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Caution–Carbon Monoxide (CO) Concerns –

          Odorless, Tasteless, Colorless, and Lethal

Just in case you did not read it, this column is a paraphrase of a very important article put out by Boat US Magazine, May 2005. They note that 458 boaters have been involved in non-fatal CO poisonings, and 113 are known to have died as a result of CO poisoning, since 1990. The Coast Guard suspects that we have misread many drowning deaths for years, by not attributing them correctly to CO poisoning.

Carbon monoxide can enter your boat in a variety of ways, and surprisingly more boaters perish on deck than in their below-deck cabins. Therefore, if you have a gasoline inboard or generator you need to be particularly knowledgeable about the poisoning symptoms. Be aware that CO detectors are required per industry standards on any boat with a gas generator or gas engine that has enclosed spaces below deck. It would be a great idea to place a placard on the stern of your boat, as well; a warning for less experienced boaters that might be tempted to surf off a swim platform, or attempt to hold onto the back of the boat while the engine is exhausting. California has already made these stern placards a requirement.

An inboard gasoline engine will generate about 10,000 ppm (parts per minute) of CO. If your vessel is rafted in the vicinity of engines in use, or if exhaust is somehow blocked by a seawall or other non-permeable object, or if the wind is blowing in a direction that prevents dispersion of the gas into the air, but creates instead a back-draft into your boat, you might experience the signs of CO poisoning. Houseboats have been particular culprits over the years as they used to be designed with an air cavity under their deck. This space is where the CO accumulated, and was responsible for many deaths, until the Coast Guard and Congressional Hearings recalled houseboats designed in that manner, in 2001.

The signs of CO poisoning usually present first as a headache at about 400 ppm (Remember the information from above, that your inboard engine generates about 10,000 ppm) Symptoms such as dizziness, belly pain, nausea, and shortness of breath would present at about 800 ppm, often with convulsions beginning within about 45 minutes, and death within about two hours. Some of the later symptoms might also include red skin, confusion, and fainting or coma. 1,200 ppm would pose an immediate threat to your life, yet, this is a number that can often be found on the open stern deck of many boats. At 3,200 ppm you could die in 30 minutes; at 6,400 ppm death might occur within 10 – 15 minutes; 12,000 ppm equals = immediate death. Permanent brain damage is possible in survivors of severe poisoning.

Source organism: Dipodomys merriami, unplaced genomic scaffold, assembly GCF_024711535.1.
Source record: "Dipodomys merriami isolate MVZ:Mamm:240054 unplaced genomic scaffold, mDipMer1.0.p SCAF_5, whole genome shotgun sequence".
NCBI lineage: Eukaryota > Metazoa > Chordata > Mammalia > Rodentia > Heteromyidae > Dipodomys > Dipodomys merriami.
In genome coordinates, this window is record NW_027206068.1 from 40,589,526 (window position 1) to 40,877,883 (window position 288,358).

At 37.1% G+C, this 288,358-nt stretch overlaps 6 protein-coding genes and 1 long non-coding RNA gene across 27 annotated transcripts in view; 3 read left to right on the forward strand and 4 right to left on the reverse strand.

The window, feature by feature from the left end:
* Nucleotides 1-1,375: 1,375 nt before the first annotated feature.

The airspace under the swim platform on many of the Lake Powell houseboats has been measured and is found to be in that 7,000 to 30,000 ppm range. It is no wonder then that the EPA, Coast Guard, National Park Service, the Department of the Interior, Congress, and the United States Power Squadron, to name just a few, are all interested in making people aware of these misread deaths, and the overlooked danger of CO. In fact, the USPS has changed its initial boating classes to reflect this CO poisoning information, and members will be hearing a great deal more about this subject in the near future, because boats emit far more CO than cars since they usually do not have any after-treatment for their exhaust.

Catalytic converter-equipped engines might be the answer to the after-treatment and carbon monoxide poisoning, but so far, tests have only been done on freshwater stern drives and inboard engines. Salt water corrodes more easily than fresh water, and engines can easily become blocked because of it, which might elicit fires, exhaust leaks, or adjustments and/or changes in the standards for other hoses and pressures in the engine. Westerbeke has already designed, and is currently selling, their new line of generators called Safe-CO that have been found to be approximately 99% effective in fresh water environments. Other manufacturers are following with a goal of meeting the new 2008 EPA, Carbon Monoxide requirements.

More information on CO Poisoning can be found at the Boat U.S. Foundation for Boating Safety and Clean Water at http://www.boatus.com/foundation/toolbox/co.htm

They list there, 7 Things That You Can Do to Safeguard Against CO Poisoning:

 * Avoid known locations where the gas can be present.
 * Have regular maintenance done on your engine and exhaust system by a trained technician.
 * Install a CO detector in the cabin of your boat.
 * Be aware that CO can accumulate when a boat is running its engine or generator while at a dock or sea wall.
 * Open hatches and keep fresh air circulating throughout the boat to avoid exhaust
fumes from re-entering the aft part of the boat – the station wagon effect.
 * Turn off the engine or generator when people swim near the boat. Do Not allow teak surfing on your boat.
 * Be aware that if a passenger has the symptoms of seasickness it could be CO poisoning and they should immediately be moved to fresh air.



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